In February the Australian Competition and Consumer Commission approved the sale by current owner, Japanese brewer Kirin, of Lion's dairy interests to China Mengniu Dairy Company Ltd.

A Lion spokesperson said the company was now working on obtaining Foreign Investment Review Board approvals for the sale and it is expected the sale transaction will be completed by the end of the current financial year.

Coles' chief executive commercial and express Greg Davis said Coles was pleased to be able to collaborate directly with more Australian dairy farmers.

"We're proud of the relationships we have built with our directly-contracted farmers in Victoria and southern and central NSW to buy their high-quality milk, and we're thrilled to be able to extend that model to work with farmers in SA and WA," Mr Davis said.

"By offering farmers the opportunity to lock in a price and giving them choice on the length of contract, Coles is investing in the long-term sustainability of our suppliers and the Australian dairy sector."

He said in the Eastern States Coles has also provided additional financial support to directly contracted farmers to help them deal with the impact of bushfire and drought.

Mr Davis said new business models to improve returns for dairy farmers were an important part of addressing the long-term structural issues facing the dairy industry.

"We are committed to investing in sustainable dairy farming and the success of our direct sourcing model shows that it can make a real difference to our suppliers," he said.

In addition to creating a dedicated milk pool, Coles has leveraged its direct relationships with industry stakeholders to establish the Coles Sustainable Dairy Development Group which invests in on-farm sustainability measures and is managed in collaboration with farmers, Mr Davis said.

A Lion representative confirmed that "under a proposed new contract, Lion Dairy & Drinks will continue to contract manufacture the Coles own brand white milk volumes for Western Australia at its Bentley manufacturing site".

"However, the milk will be procured directly by Coles," the spokesman said.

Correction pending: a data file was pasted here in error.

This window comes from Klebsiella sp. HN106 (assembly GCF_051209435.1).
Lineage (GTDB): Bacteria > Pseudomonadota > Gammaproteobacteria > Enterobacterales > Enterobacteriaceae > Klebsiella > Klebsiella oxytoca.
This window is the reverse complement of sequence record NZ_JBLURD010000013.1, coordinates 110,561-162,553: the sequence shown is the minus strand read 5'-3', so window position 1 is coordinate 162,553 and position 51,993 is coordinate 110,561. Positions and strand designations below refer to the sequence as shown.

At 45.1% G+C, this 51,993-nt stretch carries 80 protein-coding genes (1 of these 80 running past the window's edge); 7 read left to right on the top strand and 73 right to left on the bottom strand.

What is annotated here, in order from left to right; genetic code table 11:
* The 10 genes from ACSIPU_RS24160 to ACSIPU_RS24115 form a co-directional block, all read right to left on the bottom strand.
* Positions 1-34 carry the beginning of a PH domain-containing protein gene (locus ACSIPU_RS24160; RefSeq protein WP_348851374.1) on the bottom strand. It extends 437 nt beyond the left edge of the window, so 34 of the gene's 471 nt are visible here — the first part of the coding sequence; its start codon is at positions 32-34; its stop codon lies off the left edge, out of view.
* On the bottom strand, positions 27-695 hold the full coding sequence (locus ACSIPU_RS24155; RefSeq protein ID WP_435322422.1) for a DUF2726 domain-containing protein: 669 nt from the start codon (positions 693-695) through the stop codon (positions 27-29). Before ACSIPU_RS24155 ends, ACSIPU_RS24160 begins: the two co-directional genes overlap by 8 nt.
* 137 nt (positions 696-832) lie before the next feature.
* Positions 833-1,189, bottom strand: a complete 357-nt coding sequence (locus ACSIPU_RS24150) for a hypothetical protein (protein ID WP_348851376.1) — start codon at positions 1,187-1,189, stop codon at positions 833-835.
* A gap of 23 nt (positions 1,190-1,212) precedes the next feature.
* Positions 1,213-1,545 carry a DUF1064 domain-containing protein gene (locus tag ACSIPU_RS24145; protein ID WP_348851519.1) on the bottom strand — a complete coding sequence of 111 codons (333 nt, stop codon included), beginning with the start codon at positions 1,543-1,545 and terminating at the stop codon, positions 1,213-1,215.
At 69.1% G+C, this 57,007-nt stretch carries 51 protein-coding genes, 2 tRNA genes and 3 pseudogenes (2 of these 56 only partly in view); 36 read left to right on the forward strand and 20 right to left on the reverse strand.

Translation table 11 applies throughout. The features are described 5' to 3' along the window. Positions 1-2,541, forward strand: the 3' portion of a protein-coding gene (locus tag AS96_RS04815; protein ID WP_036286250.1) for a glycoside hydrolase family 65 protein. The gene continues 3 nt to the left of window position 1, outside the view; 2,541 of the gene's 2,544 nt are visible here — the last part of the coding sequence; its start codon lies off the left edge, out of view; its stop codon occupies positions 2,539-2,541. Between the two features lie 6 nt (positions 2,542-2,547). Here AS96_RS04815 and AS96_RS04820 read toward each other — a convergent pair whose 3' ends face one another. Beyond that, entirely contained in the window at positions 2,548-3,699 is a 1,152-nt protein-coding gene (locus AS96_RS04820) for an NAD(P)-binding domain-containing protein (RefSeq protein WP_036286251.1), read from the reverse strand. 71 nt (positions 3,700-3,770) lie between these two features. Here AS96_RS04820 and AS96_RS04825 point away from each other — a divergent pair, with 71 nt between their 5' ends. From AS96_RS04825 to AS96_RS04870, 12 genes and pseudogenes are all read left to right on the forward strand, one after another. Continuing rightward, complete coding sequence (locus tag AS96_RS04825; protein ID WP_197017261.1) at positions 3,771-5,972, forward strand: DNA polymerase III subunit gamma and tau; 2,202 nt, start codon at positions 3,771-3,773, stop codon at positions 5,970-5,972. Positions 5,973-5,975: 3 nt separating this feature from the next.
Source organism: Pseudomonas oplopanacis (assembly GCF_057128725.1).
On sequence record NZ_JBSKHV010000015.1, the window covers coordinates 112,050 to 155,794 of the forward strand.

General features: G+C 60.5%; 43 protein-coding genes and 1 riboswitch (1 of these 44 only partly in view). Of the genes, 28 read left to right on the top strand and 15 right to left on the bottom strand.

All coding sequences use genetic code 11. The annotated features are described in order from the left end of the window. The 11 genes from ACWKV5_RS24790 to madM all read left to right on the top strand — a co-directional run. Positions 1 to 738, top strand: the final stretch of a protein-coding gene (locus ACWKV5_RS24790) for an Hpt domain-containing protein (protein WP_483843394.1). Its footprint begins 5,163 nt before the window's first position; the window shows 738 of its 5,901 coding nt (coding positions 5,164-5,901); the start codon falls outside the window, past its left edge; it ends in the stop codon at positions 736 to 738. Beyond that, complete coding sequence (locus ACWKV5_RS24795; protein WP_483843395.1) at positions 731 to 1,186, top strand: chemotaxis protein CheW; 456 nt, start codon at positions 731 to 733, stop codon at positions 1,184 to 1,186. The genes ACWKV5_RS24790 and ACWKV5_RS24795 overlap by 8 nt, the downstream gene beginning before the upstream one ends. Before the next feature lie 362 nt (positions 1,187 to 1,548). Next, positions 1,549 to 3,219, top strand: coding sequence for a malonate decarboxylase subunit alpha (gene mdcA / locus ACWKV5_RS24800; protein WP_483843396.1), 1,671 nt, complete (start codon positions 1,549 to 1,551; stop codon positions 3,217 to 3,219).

"Lion Dairy & Drinks is waiting on Coles to confirm what volume of milk, if any, that it will still require Dairy & Drinks to procure in Western Australia for the Coles own brand white milk as it transitions to its new sourcing model.

"Once this information is known, Lion Dairy & Drinks will be able to determine its own ongoing milk requirements in Western Australia."

The spokesman said Lion "as a priority" will continue to keep its WA dairy suppliers updated on any changes to required milk volumes.

Dairy farmers interested in contracting part or all of their milk production to Coles can email milksupply@coles.com.au or phone 1300 995 141.

Coles did not respond to questions Farm Weekly emailed to it last week about its direct sourcing model.

Federal Agriculture Minister David Littleproud on Tuesday confirmed Coles was considered a processor when it purchased milk directly from farmers and therefore it and its contracts with farmers had to comply with code of conduct provisions.

"Coles, like any processor, will need to comply with the requirements of the code, offer code-compliant milk supply agreements to dairy farmers they direct source from and publish these milk supply agreements with the farmgate prices on June 1," Mr Littleproud said.

"The publishing of these prices on June 1 presents a great opportunity for dairy farmers and consumers alike to see whether the supermarkets are prepared to pay a fair price to dairy farmers.

"The supermarkets have long held that the processors have the control over returns to dairy farmers and, as processors, it's time to see whether the supermarkets were all talk or whether they are prepared to contribute to a sustainable dairy industry," he said.